|Other Sponsored Activities:||For the dissemination of known knowledge or processes, and programs and projects which involve the performance of work other than instruction and organized research. Examples of such programs and projects are health service projects, community service programs, conferences, and workshops.|
Sponsored agreements will not be subject to more than one indirect costs rate. If more than 50% of a project is performed off-campus, the off-campus rate will apply to the entire project. Similarly, if your project contains components from more than one classification (i.e., research and instruction) then only the rate of the most significant component will apply.
Common Bases Used to Calculate Indirect Costs
Modified Total Direct Costs (MTDC)
MTDC is defined in the Uniform Guidance (§200.68) as all direct salaries and wages, applicable fringe benefits, materials and supplies, services, travel, and up to the first $25,000 of each subaward (regardless of the period of performance of the subawards under the award). MTDC excludes equipment greater than $5,000, capital expenditures, charges for patient care, rental costs, tuition remission, scholarships and fellowships, participant support costs, and the portion of each subaward in excess of $25,000. Other items may only be excluded when necessary to avoid a serious inequity in the distribution of indirect costs — and only with the approval of the sponsor.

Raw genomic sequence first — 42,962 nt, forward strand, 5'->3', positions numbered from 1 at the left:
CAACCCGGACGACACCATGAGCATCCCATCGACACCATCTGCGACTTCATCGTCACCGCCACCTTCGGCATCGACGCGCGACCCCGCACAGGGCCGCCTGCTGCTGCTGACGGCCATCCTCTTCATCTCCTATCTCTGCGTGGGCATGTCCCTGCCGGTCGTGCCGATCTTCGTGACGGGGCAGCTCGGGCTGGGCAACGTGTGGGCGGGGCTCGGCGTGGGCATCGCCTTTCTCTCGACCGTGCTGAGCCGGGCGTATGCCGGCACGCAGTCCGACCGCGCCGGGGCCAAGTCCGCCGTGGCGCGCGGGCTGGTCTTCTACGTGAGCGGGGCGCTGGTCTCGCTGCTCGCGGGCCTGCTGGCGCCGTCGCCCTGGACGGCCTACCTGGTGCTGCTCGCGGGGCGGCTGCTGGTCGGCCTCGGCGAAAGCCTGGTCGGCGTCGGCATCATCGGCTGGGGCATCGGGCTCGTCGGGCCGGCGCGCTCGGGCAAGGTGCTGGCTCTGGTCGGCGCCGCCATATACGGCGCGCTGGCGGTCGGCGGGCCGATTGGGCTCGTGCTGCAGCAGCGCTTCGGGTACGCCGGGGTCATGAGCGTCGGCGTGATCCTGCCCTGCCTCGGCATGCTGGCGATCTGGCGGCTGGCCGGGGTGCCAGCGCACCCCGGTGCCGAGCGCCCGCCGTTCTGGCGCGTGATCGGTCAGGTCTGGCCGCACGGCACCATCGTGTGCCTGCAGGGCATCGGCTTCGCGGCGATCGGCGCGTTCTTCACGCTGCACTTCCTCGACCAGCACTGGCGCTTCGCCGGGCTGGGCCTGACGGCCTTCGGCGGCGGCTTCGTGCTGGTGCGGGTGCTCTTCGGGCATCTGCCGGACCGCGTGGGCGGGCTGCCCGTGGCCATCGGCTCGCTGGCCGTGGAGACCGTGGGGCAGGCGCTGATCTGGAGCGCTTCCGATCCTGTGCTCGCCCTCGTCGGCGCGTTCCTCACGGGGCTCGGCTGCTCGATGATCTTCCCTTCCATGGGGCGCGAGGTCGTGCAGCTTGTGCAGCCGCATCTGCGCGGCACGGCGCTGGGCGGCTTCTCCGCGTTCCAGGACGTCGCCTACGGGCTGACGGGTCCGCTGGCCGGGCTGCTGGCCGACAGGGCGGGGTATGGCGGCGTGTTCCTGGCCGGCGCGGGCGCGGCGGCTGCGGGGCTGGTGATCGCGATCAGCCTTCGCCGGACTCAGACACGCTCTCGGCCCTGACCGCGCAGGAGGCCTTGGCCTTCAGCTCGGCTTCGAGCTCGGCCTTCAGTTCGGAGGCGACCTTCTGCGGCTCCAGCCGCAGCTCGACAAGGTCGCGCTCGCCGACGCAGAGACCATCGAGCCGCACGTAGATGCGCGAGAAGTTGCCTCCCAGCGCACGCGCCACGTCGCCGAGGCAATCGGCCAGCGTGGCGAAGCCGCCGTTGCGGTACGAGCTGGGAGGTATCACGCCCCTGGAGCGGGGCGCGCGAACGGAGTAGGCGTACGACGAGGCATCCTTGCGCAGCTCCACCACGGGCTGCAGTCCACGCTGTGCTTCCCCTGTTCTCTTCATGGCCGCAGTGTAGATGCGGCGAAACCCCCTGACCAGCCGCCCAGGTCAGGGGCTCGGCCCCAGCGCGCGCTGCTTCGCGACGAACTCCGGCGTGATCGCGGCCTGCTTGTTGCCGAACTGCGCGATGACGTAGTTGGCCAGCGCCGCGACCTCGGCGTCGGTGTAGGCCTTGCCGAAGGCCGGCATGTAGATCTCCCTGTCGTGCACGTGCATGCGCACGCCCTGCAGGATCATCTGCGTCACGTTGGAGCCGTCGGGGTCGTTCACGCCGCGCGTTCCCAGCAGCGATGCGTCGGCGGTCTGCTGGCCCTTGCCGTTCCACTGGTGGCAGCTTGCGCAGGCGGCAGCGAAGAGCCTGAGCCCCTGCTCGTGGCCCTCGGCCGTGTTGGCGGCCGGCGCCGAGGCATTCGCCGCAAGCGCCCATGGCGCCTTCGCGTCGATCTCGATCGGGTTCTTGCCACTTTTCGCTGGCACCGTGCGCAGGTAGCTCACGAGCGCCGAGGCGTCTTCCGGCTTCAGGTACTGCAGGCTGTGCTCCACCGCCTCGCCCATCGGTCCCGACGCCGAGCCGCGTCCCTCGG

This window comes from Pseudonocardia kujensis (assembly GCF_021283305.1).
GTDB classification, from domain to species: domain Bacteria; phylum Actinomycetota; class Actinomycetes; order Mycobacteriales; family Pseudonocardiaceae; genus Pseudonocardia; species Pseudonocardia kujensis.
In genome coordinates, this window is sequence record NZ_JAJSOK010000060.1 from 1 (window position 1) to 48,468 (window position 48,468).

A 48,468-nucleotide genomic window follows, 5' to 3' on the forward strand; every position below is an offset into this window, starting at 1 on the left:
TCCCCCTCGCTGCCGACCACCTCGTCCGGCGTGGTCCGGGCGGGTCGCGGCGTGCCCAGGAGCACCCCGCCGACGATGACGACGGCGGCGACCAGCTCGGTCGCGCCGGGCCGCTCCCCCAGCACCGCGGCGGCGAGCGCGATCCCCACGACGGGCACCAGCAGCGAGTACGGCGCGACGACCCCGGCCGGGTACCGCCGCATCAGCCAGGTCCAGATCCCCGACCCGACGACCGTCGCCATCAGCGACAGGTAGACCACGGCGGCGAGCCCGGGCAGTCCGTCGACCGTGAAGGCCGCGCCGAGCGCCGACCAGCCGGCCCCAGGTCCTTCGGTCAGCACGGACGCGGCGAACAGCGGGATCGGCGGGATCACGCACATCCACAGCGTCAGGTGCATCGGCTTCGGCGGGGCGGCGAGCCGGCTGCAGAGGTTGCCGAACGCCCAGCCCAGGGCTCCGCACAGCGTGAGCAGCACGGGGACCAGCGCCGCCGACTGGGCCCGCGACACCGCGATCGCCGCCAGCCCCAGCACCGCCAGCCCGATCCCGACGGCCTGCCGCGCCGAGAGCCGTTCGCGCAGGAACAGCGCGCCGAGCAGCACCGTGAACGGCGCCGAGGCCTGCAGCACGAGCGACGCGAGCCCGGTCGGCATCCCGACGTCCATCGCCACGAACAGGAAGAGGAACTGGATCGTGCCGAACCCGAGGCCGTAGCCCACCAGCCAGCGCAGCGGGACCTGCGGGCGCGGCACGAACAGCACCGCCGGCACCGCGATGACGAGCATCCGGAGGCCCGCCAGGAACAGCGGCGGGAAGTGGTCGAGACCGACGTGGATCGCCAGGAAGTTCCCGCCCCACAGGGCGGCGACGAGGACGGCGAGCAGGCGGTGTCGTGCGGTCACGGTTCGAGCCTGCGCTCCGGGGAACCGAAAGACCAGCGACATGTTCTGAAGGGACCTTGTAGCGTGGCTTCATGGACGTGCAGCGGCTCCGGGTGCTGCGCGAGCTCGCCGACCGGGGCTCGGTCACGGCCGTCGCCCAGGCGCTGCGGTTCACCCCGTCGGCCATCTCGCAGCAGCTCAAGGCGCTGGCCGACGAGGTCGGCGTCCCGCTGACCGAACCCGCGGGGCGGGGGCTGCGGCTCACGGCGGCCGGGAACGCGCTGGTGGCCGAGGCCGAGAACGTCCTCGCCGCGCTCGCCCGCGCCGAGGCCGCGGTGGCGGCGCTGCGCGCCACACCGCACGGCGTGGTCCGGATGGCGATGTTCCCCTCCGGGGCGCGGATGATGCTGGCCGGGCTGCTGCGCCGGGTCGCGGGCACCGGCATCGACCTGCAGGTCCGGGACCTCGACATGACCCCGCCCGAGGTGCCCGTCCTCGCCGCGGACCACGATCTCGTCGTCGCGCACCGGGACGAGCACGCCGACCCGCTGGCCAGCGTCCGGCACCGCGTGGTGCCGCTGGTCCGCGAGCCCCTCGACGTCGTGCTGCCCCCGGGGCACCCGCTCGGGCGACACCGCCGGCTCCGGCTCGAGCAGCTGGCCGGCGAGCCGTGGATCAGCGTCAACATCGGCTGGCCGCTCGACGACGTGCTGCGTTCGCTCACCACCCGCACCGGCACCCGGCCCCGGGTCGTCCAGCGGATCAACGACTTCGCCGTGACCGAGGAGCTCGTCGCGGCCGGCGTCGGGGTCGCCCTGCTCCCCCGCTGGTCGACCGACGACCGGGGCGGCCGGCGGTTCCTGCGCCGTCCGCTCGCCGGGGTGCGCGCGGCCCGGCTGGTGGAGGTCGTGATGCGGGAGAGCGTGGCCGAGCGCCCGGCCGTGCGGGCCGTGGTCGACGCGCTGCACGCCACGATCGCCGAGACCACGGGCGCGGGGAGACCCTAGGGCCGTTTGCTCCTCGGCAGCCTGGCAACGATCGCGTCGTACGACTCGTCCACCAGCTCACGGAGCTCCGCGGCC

Total Direct Costs (TDC)
TDC is when the indirect costs are charged on all costs — no exclusions or exceptions.
Total Federal Funds Awarded (TFFA)
TFFA is when the indirect costs are considered to be on the full amount of the award, but it is actually calculated using TDC. For example, if the sponsor allows 22% TFFA, 28.20513% of the TDC would be used to arrive at 22% TFFA. If the sponsor allows 30% TFFA, 42.857% TDC would be used to arrive at 30% TFFA.
New RFA’s coming out of USDA-NIFA state the following: “Pursuant to section 720 of the general provisions to the consolidates and continuing appropriations act, 2012 (Pub. L. 112-55), indirect costs are limited to 30% of the Total Federal Funds provided under each award. Therefore, when preparing budgets, applicants should limit their requests for recovery of indirect costs to the lesser of their institution’s official negotiated indirect cost rate or the equivalent of 30% of TFFA.”